Long-serving diplomat: State security clearance denial unjustified
On Tuesday, the first-tier Tallinn Administrative Court heard a complaint filed by Estonia's longest-serving diplomat Clyde Kull and former Estonian ambassador to France against the Internal Security Service (ISS), who have refused to extend his security clearance. The decision is due by July 15.
Kull may in a separate case face charges in relation to suspicions concern embezzlement by an official, while suspicions relating to mishandling of classified foreign information have been downgraded to a misdemeanor.
"Since I began working for the Estonian foreign service thirty years ago, my security clearance has been renewed at least eight times through the spring of 2021. I have devoted my entire 30-years of foreign service to the benefit of the Republic of Estonia and I can assure you that I have not provided any substantive or formal cause for the refusal of my state secrets clearance renewal," wrote Kull on Tuesday, before the beginning of the hearing, in his media address.
Kull stated that a security clearance is necessary for diplomatic duties. "Following the decision of the Estonian Internal Security Service not to renew my state secrets clearance on May 18 2021, I was recalled by presidential order on May 20 from my position as ambassador to France and the OECD. I am confident that a fundamental misunderstanding has occurred, and I seek to defend my legal rights," Kull wrote.
Kull's lawyers filed the complaint with the administrative court against the police's refusal to prolong Kull's state secrets clearance on June 17 2021, but it was dismissed on December 17. "The court decided that since I no longer hold a post needing access to state secrets, there is no grounds for evaluating the appeal," Kull explained.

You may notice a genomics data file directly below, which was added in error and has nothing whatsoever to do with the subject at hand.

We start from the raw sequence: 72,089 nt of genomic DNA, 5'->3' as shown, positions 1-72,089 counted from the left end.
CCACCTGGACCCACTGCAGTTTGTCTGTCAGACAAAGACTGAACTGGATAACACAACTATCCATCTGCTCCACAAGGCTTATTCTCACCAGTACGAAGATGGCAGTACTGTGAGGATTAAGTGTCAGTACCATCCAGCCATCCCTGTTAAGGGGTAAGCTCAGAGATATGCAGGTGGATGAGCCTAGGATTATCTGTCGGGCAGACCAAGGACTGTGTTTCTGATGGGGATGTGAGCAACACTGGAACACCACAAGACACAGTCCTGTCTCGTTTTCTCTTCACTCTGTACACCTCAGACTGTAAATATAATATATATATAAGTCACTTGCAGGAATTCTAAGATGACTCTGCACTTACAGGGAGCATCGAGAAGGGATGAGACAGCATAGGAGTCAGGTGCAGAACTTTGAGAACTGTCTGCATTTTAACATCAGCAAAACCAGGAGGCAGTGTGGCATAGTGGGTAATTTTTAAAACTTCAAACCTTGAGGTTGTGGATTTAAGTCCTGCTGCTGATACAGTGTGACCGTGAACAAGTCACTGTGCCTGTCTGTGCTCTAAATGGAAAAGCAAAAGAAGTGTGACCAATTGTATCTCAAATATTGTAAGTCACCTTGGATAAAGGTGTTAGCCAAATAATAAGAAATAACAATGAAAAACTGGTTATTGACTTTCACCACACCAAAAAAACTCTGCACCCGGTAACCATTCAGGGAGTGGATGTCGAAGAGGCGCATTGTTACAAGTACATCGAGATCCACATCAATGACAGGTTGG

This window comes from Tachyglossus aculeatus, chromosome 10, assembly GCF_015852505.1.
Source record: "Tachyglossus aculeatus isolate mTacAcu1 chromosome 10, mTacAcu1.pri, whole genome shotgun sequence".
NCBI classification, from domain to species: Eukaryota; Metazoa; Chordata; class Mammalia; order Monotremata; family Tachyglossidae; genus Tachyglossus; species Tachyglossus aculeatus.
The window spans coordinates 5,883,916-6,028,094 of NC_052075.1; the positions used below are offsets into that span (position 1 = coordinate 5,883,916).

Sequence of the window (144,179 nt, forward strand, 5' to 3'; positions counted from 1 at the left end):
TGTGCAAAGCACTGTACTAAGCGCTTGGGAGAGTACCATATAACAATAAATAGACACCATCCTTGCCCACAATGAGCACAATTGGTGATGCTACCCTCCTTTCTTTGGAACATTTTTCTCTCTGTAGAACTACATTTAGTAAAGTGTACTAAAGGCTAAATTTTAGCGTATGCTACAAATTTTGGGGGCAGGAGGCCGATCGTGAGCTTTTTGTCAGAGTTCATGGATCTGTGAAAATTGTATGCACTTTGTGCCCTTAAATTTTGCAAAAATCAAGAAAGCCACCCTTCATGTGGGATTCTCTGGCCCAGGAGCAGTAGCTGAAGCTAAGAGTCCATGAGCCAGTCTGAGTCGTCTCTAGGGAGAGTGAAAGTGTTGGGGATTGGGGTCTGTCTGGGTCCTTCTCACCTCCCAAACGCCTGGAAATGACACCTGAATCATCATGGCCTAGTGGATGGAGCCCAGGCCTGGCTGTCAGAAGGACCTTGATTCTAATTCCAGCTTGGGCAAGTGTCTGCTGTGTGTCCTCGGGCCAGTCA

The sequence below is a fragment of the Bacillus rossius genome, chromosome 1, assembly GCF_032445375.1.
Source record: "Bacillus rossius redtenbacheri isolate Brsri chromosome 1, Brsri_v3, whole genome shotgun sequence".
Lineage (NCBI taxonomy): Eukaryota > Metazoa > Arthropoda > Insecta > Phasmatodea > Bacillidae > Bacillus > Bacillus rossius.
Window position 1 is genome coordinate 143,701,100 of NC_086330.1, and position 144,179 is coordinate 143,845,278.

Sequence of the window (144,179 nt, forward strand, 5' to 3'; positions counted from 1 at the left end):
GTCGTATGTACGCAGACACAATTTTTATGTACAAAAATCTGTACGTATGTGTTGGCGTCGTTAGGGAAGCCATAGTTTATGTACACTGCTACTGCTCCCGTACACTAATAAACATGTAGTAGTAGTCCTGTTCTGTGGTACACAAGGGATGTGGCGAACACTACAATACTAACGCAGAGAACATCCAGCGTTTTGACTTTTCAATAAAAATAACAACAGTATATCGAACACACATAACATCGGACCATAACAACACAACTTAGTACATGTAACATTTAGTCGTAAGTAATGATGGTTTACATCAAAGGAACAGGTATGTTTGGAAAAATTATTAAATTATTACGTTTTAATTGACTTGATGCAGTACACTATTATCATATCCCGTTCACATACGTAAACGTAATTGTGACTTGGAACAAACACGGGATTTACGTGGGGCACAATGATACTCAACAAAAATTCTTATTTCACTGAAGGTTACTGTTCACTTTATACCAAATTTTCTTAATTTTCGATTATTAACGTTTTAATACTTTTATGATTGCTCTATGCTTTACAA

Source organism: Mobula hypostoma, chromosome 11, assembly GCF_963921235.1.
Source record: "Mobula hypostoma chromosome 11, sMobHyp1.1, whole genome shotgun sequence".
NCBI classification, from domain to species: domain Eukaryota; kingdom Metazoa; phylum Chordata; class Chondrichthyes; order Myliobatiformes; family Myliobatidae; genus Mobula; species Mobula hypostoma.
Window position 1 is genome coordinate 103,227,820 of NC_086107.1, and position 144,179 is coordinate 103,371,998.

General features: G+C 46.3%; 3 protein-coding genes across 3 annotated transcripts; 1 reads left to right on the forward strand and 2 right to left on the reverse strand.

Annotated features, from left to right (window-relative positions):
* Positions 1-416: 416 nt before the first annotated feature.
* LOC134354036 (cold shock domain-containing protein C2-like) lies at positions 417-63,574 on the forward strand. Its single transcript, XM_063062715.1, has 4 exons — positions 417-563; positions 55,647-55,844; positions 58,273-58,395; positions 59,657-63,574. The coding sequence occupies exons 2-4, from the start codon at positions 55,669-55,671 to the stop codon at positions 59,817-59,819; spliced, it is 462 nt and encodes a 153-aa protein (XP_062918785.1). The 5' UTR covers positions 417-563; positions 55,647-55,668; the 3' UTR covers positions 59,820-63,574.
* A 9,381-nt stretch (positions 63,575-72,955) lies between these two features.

Kull's lawyers, Aivar and Marko Pilv, filed an appeal to the second-tier Tallinn District Court, where it was upheld, and the case has been referred back to the Tallinn Administrative Court for substantive review.
The court will rule on Kull's appeal on July 15.
Separately, the prosecutor's office has been investigating Kull on suspicions of embezzlement (pertaining to representational costs) and the alleged mishandling of state classified information.
The prosecutor's office has not yet completed the preliminary investigation into the first suspicion, i.e. of embezzlement, which in May 2021 Public Prosecutor Inna Ombler said concerned thousands of euros and not more. The earlier suspicion regarding classified information handling has since been reduced to a misdemeanor, ERR News reported on June 9 this year.
Kull, 63, has previously said that the public prosecutor's office and the ISS have ruined his career.
Aivar Pilv stated last May that the activities under scrutiny stretched back 20-25 years and that this needs to be borne in mind when establishing the facts.
Kull remained a Ministry of Foreign Affairs employee after having been recalled as ambassador to France in May last year, a post he took on in December 2019, when the ISS investigation was first opened.
Kull is a former ambassador to Germany, Belgium, a former representative to the EU, and a former representative to NATO and to the UN. In October 2020 in his dual role as Estonia's Organization for Economic Co-operation and Development (OECD) representative he presented then-President Kersti Kaljulaid's candidacy as secretary general of that organization.
He was awarded the Order of the National Coat of Arms (Riigivapi teenetemärk) Class V in 2001 and Class III in 2018.
The foreign ministry has, going on its public stance, backed him since the ISS investigation became public last May, and it was the latest effort to renew his security clearance starting from May 2021 after the previous clearance expired which has led to the current case Kull is pursuing.
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Editor: Kristina Kersa, Andrew Whyte